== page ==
Trees for small gardens revisited

Posted: Monday 17 November 2014
by James Alexander-Sinclair

I am very proud of the fact that I wrote what I believe may be the most read gardenersworld.com blog. It was about trees for small gardens...


A few weeks ago I wrote about how much I had been enjoying  the changing colours on the Boston ivy (Parthenocissus tricuspidata) opposite our front door. It was, as these things always are, a fleeting moment of glory that is not over. The brightly coloured leaves have all fallen and all that is left are piles of fading leaf stems that lie, like pick-up-sticks, on the ground.

That is all rather appropriate for all things must pass and the process of glory fading is one that we gardeners are used to seeing. It is part of life.

If I sound a little maudlin then I have good reason as this is the last regular blog that I will write for gardenersworld.com. The first one was seven years ago and in the intervening time I have written over two hundred blogs for you, good readers. Together we have explored subjects as diverse as bluebells, bamboos, compost and snails. It has been an education for me thinking of something to write about every fortnight and always interesting to read your comments and contributions.

I am very proud of the fact that I wrote what I believe may be the most read gardenersworld.com blog. It was about trees for small gardens (back in 2008 and illustrated with a picture of me at least five years older than that!) so it would seem more than appropriate to add a couple more trees as my swan song. Just to make in interesting I have decided to make them evergreens.

Schefflera taiwaniana: this was brought back to this country by the intrepid Welsh planthunters, Bleddyn and Sue Wynn-Jones and is tall, glossy and exotic. It is very hardy although, in my experience, could do with a bit of shelter from the coldest winds especially when it is first planted.

Eriobotrya japonica, the Loquat tree: if you lived in the South of France this would produce little Orange fruits but I am guessing that most of you live in a more temperate climate and would grow this handsome tree for its slightly quilted foliage.It makes a great specimen tree in milder parts of the country.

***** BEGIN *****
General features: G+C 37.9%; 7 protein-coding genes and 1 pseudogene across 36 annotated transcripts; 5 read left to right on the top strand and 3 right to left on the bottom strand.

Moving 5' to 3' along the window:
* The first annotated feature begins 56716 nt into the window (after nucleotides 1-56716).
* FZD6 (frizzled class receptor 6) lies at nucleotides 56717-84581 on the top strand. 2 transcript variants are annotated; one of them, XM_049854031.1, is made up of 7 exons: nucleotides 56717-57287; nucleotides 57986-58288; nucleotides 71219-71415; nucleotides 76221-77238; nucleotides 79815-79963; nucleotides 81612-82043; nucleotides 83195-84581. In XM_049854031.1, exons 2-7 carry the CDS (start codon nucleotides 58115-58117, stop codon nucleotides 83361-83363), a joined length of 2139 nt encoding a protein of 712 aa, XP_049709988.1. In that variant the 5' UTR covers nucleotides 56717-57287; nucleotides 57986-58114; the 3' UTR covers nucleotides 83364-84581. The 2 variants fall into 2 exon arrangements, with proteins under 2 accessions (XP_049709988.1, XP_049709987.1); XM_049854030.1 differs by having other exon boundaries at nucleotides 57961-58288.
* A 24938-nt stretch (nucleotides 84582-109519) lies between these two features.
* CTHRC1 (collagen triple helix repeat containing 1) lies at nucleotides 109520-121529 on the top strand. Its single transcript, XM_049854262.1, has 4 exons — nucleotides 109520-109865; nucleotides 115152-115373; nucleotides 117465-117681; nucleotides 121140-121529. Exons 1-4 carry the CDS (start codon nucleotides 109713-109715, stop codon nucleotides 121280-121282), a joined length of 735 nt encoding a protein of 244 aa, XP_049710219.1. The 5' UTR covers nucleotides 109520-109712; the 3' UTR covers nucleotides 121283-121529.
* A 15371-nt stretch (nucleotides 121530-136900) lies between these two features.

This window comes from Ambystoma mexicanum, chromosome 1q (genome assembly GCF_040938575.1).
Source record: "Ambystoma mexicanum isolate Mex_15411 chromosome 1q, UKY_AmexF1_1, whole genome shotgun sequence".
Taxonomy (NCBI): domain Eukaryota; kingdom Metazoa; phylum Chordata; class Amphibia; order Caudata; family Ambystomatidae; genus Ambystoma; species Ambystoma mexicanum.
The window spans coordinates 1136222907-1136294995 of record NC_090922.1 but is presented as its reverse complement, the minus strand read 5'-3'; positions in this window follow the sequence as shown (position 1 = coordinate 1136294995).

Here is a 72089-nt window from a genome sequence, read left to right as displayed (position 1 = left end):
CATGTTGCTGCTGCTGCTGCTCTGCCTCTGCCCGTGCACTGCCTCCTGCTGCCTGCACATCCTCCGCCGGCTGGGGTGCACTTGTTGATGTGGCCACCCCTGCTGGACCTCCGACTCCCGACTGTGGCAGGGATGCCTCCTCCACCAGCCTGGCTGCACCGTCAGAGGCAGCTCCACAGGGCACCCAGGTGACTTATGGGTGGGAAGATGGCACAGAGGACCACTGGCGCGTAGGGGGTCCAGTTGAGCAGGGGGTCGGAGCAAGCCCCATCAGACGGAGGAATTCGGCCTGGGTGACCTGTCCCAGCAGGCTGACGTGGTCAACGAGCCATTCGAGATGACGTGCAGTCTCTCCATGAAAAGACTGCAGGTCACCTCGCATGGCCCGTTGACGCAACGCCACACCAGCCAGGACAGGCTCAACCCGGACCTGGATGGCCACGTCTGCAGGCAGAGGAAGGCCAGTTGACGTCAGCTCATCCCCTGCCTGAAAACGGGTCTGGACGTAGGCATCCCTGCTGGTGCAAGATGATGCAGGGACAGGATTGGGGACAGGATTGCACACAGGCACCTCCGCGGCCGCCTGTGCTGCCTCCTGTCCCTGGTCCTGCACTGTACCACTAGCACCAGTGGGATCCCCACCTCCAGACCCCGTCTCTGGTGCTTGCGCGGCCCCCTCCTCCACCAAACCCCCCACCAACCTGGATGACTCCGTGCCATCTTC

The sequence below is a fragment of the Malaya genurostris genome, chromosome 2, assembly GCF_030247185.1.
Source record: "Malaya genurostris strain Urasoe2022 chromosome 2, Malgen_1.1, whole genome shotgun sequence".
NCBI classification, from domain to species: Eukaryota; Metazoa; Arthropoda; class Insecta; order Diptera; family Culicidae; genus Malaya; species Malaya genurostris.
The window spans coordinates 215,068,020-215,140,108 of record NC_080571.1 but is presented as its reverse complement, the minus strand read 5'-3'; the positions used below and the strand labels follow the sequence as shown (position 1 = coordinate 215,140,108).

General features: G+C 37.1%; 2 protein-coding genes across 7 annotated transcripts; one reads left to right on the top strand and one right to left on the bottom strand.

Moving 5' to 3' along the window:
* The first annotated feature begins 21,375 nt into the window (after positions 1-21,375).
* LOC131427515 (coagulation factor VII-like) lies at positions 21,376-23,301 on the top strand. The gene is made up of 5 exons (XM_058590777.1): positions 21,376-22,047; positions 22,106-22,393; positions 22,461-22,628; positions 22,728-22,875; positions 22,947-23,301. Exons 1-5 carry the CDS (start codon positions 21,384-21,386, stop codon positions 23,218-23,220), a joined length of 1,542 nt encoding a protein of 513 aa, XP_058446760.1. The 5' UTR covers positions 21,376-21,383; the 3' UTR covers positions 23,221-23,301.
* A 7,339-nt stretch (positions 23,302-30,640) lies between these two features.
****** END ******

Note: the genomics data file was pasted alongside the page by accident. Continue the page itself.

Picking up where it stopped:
So, in the immortal words of the Von Trapp children ... so long, farewell, auf weidersehn, adieu. That said, I hope that I will pop back on occasions to write the odd thing. In the meantime, bonne chance to gardenersworld.com and my thanks and best wishes to you.





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cloud8 17/11/2014 at 21:53

Nooooooo James!

Salino 17/11/2014 at 23:15

..I agree....nooooo...lol... in that I didn't like many of James's choices, or at least I don't have any experience of them which is more to the point...

..my choices would be:

Sorbus vilmorinii

Sorbus cashmiriana

Sorbus 'Joseph Rock'

Prunus 'Spire'

Amelanchier 'Ballerina'

Sophora Japonica 'pendula'

Eucalyptus if suitably pruned

a Cornus kousa variety...

Cotinus 'Grace' which can be trained as a small tree

can't think of any others offhand...

Fairygirl 18/11/2014 at 08:00

I love the ornamental pear - Pyrus salicifolius but more importantly, I love reading anything James writes. Always amusing and entertaining and his descriptions often make me laugh out loud 

Love those three Sorbus as well Salino

Invicta2 18/11/2014 at 08:59

I would add:

Betula pendula Youngii

Sorbus sargentiana

Malus Golden hornet

Genista aetnensis

Daintiness 18/11/2014 at 09:42

I love my Cornus kousa when it flowers,  the strawberry like  fruits disappoint me as they are few and far between but it is just colouring up beautifully for autumn.

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